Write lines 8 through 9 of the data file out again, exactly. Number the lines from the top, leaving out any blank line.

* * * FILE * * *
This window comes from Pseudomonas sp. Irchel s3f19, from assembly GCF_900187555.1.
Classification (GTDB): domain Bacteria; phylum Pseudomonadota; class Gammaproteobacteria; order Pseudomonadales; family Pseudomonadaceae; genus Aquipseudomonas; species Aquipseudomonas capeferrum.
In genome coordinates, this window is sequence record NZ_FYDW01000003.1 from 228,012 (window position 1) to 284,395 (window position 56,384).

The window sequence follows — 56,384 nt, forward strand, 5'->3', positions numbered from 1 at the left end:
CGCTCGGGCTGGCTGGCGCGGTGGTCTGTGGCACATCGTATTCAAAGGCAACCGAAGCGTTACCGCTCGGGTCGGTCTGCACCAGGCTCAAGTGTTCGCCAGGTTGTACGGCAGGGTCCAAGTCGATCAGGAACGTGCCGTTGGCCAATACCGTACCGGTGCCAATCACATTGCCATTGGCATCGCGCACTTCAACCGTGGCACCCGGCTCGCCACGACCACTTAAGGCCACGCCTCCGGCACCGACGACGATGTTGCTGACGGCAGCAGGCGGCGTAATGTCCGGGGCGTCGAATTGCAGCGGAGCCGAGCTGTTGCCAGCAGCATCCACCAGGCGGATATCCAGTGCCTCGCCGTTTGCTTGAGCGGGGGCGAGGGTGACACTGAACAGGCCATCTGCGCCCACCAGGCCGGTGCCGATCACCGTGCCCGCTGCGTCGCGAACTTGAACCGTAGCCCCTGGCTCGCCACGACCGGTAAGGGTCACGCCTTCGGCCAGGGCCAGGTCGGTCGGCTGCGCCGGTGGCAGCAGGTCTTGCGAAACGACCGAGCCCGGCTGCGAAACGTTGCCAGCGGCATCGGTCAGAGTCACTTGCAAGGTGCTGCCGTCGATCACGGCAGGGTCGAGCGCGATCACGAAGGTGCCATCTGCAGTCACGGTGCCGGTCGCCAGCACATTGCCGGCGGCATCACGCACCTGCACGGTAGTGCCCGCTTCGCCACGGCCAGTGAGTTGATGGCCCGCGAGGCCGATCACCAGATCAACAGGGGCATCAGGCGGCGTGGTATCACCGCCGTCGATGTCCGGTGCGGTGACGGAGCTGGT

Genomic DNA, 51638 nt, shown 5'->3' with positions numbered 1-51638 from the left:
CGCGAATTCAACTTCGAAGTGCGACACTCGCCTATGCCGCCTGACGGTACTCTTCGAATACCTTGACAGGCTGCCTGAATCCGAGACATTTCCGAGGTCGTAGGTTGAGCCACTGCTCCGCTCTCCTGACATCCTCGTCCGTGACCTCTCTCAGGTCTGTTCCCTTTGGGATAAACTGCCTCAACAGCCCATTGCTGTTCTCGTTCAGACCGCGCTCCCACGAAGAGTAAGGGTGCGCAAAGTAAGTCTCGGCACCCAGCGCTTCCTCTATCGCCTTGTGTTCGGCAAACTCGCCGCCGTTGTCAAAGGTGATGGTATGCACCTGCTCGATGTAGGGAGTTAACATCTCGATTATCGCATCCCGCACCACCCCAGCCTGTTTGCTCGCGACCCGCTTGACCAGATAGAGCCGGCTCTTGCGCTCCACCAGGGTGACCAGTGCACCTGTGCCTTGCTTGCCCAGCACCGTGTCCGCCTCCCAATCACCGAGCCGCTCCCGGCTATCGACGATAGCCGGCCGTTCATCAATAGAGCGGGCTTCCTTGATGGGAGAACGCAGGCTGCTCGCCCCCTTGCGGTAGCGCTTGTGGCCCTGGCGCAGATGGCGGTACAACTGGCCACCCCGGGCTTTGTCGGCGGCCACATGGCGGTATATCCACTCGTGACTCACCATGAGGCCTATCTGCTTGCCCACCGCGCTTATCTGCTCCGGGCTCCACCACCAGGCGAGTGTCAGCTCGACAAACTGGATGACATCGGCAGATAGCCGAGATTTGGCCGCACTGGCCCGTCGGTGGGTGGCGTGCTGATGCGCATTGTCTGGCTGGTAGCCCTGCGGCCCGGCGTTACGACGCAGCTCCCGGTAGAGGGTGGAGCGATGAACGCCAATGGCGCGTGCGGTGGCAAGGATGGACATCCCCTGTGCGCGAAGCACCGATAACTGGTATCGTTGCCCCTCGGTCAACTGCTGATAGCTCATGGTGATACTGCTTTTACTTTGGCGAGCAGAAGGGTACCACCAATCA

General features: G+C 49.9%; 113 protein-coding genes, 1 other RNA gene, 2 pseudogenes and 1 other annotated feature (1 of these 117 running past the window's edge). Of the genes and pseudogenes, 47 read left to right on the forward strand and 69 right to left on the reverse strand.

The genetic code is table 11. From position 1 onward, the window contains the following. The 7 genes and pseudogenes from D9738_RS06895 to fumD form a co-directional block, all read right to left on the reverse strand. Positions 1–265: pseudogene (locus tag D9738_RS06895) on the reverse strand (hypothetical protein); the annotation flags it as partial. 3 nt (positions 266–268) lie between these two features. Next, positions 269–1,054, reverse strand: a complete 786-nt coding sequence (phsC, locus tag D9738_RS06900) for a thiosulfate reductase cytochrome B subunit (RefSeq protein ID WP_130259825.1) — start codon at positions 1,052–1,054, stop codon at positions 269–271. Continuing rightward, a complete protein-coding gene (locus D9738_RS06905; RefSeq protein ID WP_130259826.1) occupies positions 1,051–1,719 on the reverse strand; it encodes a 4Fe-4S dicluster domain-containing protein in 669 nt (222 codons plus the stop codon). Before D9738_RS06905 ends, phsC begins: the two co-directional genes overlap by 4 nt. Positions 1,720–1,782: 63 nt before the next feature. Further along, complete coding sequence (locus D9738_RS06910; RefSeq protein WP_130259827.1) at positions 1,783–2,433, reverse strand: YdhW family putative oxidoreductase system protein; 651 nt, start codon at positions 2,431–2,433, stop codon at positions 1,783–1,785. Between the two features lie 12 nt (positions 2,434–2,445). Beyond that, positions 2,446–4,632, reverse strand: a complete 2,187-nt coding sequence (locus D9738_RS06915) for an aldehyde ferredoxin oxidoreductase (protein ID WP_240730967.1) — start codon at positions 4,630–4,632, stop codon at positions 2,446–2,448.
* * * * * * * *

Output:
General features: G+C 49.9%; 113 protein-coding genes, 1 other RNA gene, 2 pseudogenes and 1 other annotated feature (1 of these 117 running past the window's edge). Of the genes and pseudogenes, 47 read left to right on the forward strand and 69 right to left on the reverse strand.

The genetic code is table 11. From position 1 onward, the window contains the following. The 7 genes and pseudogenes from D9738_RS06895 to fumD form a co-directional block, all read right to left on the reverse strand. Positions 1–265: pseudogene (locus tag D9738_RS06895) on the reverse strand (hypothetical protein); the annotation flags it as partial. 3 nt (positions 266–268) lie between these two features. Next, positions 269–1,054, reverse strand: a complete 786-nt coding sequence (phsC, locus tag D9738_RS06900) for a thiosulfate reductase cytochrome B subunit (RefSeq protein ID WP_130259825.1) — start codon at positions 1,052–1,054, stop codon at positions 269–271. Continuing rightward, a complete protein-coding gene (locus D9738_RS06905; RefSeq protein ID WP_130259826.1) occupies positions 1,051–1,719 on the reverse strand; it encodes a 4Fe-4S dicluster domain-containing protein in 669 nt (222 codons plus the stop codon). Before D9738_RS06905 ends, phsC begins: the two co-directional genes overlap by 4 nt. Positions 1,720–1,782: 63 nt before the next feature. Further along, complete coding sequence (locus D9738_RS06910; RefSeq protein WP_130259827.1) at positions 1,783–2,433, reverse strand: YdhW family putative oxidoreductase system protein; 651 nt, start codon at positions 2,431–2,433, stop codon at positions 1,783–1,785. Between the two features lie 12 nt (positions 2,434–2,445). Beyond that, positions 2,446–4,632, reverse strand: a complete 2,187-nt coding sequence (locus D9738_RS06915) for an aldehyde ferredoxin oxidoreductase (protein ID WP_240730967.1) — start codon at positions 4,630–4,632, stop codon at positions 2,446–2,448.